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Ute Mountain language gets revival with voiced dictionary

The Ute Mountain Ute Tribe launched a spoken-word dictionary last week that aims to reinvigorate the tribe’s native Shoshonean language with pronunciation from tribal elders.
Tribe chairman: Dictionary will ‘fill in the gap from the boarding school era’

TOWAOC – Transference of the Ute Mountain Ute language has dwindled, marred by forced assimilation and elders’ deaths — but the tribe is hopeful that will change with the launch of a new spoken-word dictionary.

The Uto-Aztecan language, Shoshonean, is steeped in oral tradition, but has faced pressure – particularly from a period of time when it was common for Ute Mountain Utes to attend boarding schools. In those schools, their native language wasn’t used, and tribal members were expected to assimilate, said Ute Mountain Ute Chairman Manuel Heart.

The dictionary will help to “fill in the gap from the boarding school era,” – the effects of which are still felt today, he said.

It’s estimated that there are now only a little over 110 Ute Mountain Utes fluent in the language, according to a press release.

The free dictionary – released Thursday at a community event – isn’t the first for the tribe. However, it’s the most comprehensive pronunciation guide yet, narrated by 21 tribal elders to assist with learning.

The language preservation endeavor blends tradition and modernity, and the dictionary is available as a mobile application on iOS and Android devices.

“We decided to create something that helps our children who are not knowledgeable about the language,” Heart said.

Over 10,000 words are recorded, said Juanita PlentyHoles, Tiwahe director and tribal member.

The Tiwahe Initiative in Towaoc is a local branch of a national operation that provides opportunities for Native American children, youths and families. It was established on the Ute Mountain Ute reservation in 2015, and the tribe is one of six in the nation to receive the funding, PlentyHoles said.

With changing times, PlentyHoles said elders like herself ask themselves: “What is going to be my contribution to our culture and our history?”

“Historical traumas” remain painfully palpable within the tribe, she said.

“With the historical things that happened – with our people being taken away to boarding schools and told that they can’t speak their languages anymore – that had a huge impact,” she said. “A lot of those people never passed on their languages to their children.”

Elders fluent in the language are dying, she said.

“For me, for us, it's important because up to this point, all this stuff — our history, our language, our beliefs — all that was passed down from generation to generation verbally, and was the only only thing they spoke. There was no English up until the late 1800s,” she said.

Culture and language repeatedly surfaced as desired areas of future focus in Tiwahe planning sessions involving community input, PlentyHoles said.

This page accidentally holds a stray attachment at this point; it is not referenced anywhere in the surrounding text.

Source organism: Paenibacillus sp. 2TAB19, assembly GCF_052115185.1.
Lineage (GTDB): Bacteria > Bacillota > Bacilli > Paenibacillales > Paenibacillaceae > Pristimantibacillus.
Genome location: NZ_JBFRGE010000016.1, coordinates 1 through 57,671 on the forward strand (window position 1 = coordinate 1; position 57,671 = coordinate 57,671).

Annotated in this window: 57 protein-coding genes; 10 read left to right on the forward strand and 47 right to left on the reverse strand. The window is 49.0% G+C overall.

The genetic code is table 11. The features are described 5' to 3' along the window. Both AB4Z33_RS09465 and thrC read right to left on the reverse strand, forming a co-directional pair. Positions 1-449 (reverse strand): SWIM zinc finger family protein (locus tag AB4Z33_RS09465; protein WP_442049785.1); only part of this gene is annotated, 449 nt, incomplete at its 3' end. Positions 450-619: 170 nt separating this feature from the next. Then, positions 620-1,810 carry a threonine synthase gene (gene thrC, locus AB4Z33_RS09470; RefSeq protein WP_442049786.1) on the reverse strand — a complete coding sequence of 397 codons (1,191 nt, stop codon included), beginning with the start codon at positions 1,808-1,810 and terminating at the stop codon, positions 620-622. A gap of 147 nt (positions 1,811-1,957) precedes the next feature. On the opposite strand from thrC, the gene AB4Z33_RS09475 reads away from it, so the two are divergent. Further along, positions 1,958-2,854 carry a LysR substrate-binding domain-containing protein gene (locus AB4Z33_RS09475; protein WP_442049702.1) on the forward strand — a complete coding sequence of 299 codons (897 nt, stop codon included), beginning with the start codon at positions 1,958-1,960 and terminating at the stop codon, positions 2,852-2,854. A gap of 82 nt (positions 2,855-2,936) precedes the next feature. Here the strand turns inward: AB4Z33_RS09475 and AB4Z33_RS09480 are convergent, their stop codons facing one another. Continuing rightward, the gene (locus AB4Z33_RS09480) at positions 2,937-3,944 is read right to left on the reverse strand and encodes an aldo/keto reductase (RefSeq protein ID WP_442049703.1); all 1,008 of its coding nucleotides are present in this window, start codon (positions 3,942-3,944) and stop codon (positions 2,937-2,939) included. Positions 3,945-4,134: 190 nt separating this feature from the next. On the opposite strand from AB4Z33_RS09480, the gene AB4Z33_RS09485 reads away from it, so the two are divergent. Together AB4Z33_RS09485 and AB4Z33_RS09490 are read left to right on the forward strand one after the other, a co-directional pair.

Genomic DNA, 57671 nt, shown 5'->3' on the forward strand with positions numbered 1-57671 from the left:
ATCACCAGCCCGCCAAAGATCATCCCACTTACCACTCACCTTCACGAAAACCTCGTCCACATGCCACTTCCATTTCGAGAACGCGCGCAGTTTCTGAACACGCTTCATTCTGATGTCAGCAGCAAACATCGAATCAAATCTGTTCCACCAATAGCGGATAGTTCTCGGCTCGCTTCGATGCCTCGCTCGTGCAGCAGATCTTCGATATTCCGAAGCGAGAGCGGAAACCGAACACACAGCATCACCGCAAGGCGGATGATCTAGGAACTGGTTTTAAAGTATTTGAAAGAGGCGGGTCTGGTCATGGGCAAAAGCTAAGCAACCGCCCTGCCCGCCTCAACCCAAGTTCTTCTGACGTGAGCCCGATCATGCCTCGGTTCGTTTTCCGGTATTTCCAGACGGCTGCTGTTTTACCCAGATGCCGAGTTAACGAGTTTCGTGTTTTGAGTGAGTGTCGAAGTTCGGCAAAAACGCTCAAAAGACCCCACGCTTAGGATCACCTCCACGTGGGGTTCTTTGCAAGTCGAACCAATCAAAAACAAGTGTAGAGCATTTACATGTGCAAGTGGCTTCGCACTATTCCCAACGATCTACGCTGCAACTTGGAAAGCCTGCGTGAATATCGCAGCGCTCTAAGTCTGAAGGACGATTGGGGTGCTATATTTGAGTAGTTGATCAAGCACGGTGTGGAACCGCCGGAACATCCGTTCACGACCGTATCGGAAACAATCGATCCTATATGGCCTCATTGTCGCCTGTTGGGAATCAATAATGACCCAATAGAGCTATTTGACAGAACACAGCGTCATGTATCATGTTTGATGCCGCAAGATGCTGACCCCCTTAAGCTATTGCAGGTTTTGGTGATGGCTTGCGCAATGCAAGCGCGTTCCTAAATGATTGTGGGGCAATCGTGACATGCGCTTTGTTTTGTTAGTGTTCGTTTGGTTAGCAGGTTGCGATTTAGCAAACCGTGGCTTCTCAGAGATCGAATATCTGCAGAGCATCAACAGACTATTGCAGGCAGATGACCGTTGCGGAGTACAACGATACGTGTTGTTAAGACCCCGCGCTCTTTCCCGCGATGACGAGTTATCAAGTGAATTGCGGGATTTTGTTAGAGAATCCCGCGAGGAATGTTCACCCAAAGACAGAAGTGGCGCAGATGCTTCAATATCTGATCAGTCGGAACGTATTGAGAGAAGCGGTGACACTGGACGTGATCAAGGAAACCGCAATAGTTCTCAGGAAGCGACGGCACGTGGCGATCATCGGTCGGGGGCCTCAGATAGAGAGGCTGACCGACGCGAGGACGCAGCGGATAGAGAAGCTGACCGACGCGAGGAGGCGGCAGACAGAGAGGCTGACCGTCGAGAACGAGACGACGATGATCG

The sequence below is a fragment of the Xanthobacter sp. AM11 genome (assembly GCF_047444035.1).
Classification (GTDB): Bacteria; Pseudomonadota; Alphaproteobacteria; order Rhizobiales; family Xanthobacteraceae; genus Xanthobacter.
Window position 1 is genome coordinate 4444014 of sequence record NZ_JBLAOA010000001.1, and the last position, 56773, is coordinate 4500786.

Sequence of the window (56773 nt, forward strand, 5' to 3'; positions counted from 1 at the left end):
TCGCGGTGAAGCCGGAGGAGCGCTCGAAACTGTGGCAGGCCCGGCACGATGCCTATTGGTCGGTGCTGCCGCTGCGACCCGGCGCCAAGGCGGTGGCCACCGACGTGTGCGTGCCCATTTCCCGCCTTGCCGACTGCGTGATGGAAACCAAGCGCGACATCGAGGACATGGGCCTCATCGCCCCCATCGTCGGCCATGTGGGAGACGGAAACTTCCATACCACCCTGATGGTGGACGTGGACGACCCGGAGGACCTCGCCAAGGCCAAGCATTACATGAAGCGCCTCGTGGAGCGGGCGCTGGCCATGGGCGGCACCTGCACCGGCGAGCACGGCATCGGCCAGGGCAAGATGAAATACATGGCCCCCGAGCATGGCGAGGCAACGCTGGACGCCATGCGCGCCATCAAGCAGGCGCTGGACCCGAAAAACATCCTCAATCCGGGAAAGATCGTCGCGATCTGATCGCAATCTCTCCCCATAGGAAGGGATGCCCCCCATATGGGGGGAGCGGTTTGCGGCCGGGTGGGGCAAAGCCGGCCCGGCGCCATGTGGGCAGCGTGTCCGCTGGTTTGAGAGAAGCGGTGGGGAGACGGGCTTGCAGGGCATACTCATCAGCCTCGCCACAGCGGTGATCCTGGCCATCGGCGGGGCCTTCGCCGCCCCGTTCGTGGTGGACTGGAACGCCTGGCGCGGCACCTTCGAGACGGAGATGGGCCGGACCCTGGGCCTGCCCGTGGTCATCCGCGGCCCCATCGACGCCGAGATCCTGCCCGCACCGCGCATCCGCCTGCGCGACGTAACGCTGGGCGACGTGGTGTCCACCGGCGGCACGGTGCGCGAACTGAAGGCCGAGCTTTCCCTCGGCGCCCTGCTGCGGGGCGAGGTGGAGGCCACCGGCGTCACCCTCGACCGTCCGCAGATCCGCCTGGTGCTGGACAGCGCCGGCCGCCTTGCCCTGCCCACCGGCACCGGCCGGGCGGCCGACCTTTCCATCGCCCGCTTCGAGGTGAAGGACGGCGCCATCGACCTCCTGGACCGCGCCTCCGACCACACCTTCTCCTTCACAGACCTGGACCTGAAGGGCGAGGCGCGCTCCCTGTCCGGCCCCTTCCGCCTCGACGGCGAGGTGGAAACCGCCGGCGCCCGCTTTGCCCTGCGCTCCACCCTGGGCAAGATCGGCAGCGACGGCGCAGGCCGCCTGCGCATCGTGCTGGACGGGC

“Our language is unique — our languages have a family of their own,” she said.

The spoken-language dictionary project, titled “Growing Utes,” was funded with a Living Languages Grant from the Bureau of Indian Affairs.

“When you look at something that's linguistically written, it's kind of hard to sound it out,” PlentyHoles said.

So, with the help of The Language Conservancy — an organization dedicated to Indigenous language revitalization — the tribe embarked on a preliminary round of recordings in 2019, resulting in 3,000 pronounced terms, funded by Tiwahe. At the beginning of this year, recording resumed with the Living Languages Grant.

Tiwahe and Ute Mountain Language and Culture Department members collaborated with TLC linguists to utilize Rapid Word Collection — an accelerated process for creating a language database.

A dictionary produced in the early 2000’s included some spoken word, but not to the extent of the revamped dictionary, Plentyholes said.

“All tribes across the United States kind of have a commonality as far as culture and cultural practices,” she said. “But we're also unique in that we have certain things that other tribes don't have.”

Whether the dictionary will be made available beyond the tribe is an ongoing discussion, PlentyHoles said.

“For now, that's another debate,” she said. “Some of our people want it just for the community. And I understand that, because we want our kids to learn so that they can pass on. Everything we do is for the tribe. So, however the tribe wants to use it, that's up to them.”

The spoken dictionary follows the launch of reservation school Kwiyagat Community Academy at the beginning of this school year. Considering the bleak boarding school era entwined in the tribe’s past, the new charter stands for much more than just the simple schooling of young Utes. It has brought education back to the reservation and aims to instill young minds with the foundations of Ute Mountain Ute culture and language. Departing from a conventional standardized testing model, the school lends more time to enrichment subjects like music.

“We just want to make sure that we're doing things for our future,” PlentyHoles said.

The United Nations Educational, Scientific and Cultural Organization declared the decade beginning January 2022 to be the International Decade of Indigenous Languages.